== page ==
The regulation of commercial real estate issues constitutes one of important objectives of the present-day Australian law. In order to understand the specifics of legal regulation of commercial real estate in Australia, it is essential to review the current trends that inevitably affect and determine the nature of such regulation.
According to Property lawyers as far as Australia is concerned, the key trends influencing upon the development of law in the field of commercial real estate in the country include foreign investment environment, retail property investment environment, substantial commercial real estate deals in Australia, etc.
In relation to the first factor, it needs to be pointed out that foreign investments, specifically from Singapore, China, Hong Kong, Malaysia and Canada, into the property market of Australia, constitutes the strongest determinant of luxury hotel assets, significant office assets and residential developments. Besides, offshore investors view Australian investments as a relatively secure option as compared to other global investment alternatives. Generally speaking, occupancy rates across the Australian market are high and rental income has been stable.
In the context of the second trend, it needs to be pointed out that retail property investment has proliferated in spite of only soft increase in the retail sector. The preceding 12 months have experienced insignificant gross rents in retail and a tendency for landlords to provide greater incentives in the retail leasing context. While vacancy rates remain low, there has been a growing tendency for tenants to occupy spaces on a short-term basis, taking into account that tenant demand has remained selective.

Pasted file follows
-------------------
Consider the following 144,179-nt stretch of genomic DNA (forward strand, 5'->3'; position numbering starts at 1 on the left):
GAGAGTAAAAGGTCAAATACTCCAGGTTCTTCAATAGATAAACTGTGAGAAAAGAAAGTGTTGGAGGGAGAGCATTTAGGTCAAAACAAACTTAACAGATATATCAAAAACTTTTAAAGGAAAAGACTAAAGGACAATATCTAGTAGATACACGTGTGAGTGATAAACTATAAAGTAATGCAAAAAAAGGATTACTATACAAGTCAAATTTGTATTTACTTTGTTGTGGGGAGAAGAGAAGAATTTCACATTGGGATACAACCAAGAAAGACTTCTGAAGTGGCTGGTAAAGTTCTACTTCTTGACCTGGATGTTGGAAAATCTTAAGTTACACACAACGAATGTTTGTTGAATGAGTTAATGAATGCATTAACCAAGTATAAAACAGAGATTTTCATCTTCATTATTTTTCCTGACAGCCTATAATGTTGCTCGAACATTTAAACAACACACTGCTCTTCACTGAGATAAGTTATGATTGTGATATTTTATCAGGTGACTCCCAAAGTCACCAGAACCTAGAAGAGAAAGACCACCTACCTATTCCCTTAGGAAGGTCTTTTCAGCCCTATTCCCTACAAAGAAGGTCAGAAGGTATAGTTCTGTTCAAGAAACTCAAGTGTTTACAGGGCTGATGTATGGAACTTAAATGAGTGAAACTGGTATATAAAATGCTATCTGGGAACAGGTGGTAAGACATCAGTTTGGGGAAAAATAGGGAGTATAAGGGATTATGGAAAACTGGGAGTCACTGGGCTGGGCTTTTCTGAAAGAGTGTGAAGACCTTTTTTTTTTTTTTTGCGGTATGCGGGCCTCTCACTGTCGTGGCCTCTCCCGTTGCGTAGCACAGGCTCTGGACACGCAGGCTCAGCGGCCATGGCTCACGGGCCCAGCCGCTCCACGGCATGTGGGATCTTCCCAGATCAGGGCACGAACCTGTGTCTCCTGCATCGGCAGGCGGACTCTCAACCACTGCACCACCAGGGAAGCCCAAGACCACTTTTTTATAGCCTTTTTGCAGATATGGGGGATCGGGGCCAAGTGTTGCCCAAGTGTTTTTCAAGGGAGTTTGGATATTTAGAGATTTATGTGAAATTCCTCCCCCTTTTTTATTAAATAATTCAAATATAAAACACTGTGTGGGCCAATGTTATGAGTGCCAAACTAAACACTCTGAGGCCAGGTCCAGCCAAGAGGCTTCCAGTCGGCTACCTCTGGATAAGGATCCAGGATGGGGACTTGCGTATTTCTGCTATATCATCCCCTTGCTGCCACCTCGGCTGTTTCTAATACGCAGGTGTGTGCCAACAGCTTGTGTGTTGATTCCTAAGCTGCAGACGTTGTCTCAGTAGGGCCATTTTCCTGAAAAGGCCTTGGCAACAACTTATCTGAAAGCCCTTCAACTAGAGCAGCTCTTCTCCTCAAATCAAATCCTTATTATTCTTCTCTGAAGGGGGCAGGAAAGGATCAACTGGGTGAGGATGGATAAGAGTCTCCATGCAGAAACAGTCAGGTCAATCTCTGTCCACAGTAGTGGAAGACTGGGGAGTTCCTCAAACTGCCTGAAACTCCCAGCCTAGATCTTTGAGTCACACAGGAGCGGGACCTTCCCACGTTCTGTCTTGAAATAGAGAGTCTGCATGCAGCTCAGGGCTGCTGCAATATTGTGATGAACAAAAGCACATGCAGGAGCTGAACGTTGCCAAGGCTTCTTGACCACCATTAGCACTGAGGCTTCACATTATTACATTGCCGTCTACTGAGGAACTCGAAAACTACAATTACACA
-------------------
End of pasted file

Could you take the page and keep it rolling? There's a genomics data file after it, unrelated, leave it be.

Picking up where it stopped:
Major deals in the commercial real estate market of Australia constitute another modern trend that affects the development of Australian law in this field. There is no exaggeration to say that DEXUS’ purchase of 480 Queen Street, Brisbane, Charter Hall’s purchase of Bankwest Place, Perth, Investa’s sale of the Centennial Plaza Complex, Sydney, Bright Ruby’s purchase of 231 Elizabeth Street, Sydney, etc., are among the most noteworthy commercial real estate deals that have made impact on the development of Australian law in this domain.
After the major trends have been identified, it is vital to analyse the regulatory facets of commercial real estate in Australia. Thus, Australian law prescribes that real estate investments may be carried out in the following most common forms: unit trusts, unincorporated joint ventures, special purpose vehicle companies (incorporated joint ventures), real estate investment trusts, and direct ownership. Real estate investment trusts are most widely used in the territory of Australia. The major legal driver used for real estate investment trusts is the unit trust. On the other hand, institutional investors make investments in commercial real estate by means of property trusts. By contrast, private investors (who do not operate through a company) frequently invest directly, or by way of an unincorporated joint venture structure.
Generally, Australian legislation regulating commercial real estate issues is complex; every state of Australia has its own real estate laws. To be more specific, each state of Australia has laws regulating Torrens title system, laws pertaining to general property issues, consumer protection laws, laws governing land use and planning, etc. Moreover, the Native Title Act 1993, which is Commonwealth legislation, sets forth safeguards for the protection and recognition of native title. Native title is the recognition by law that specific indigenous people have interests and rights to land that originate from their traditional customs and laws.
Also, the Personal Property Securities Act 2009 may still have influence on real estate transactions, such as the sale or purchase of real estate and leasing, though it has no application in relation to fixtures or land. In regulating title to land, Australian law mentions certain limited exceptions, such as (1) fixtures attached to the land by a tenant may be considered the tenant’s own property and, thus, are excluded from the title to the land, and (b) fixtures attached to the land by a statutory authority usually remain the property of the authority.
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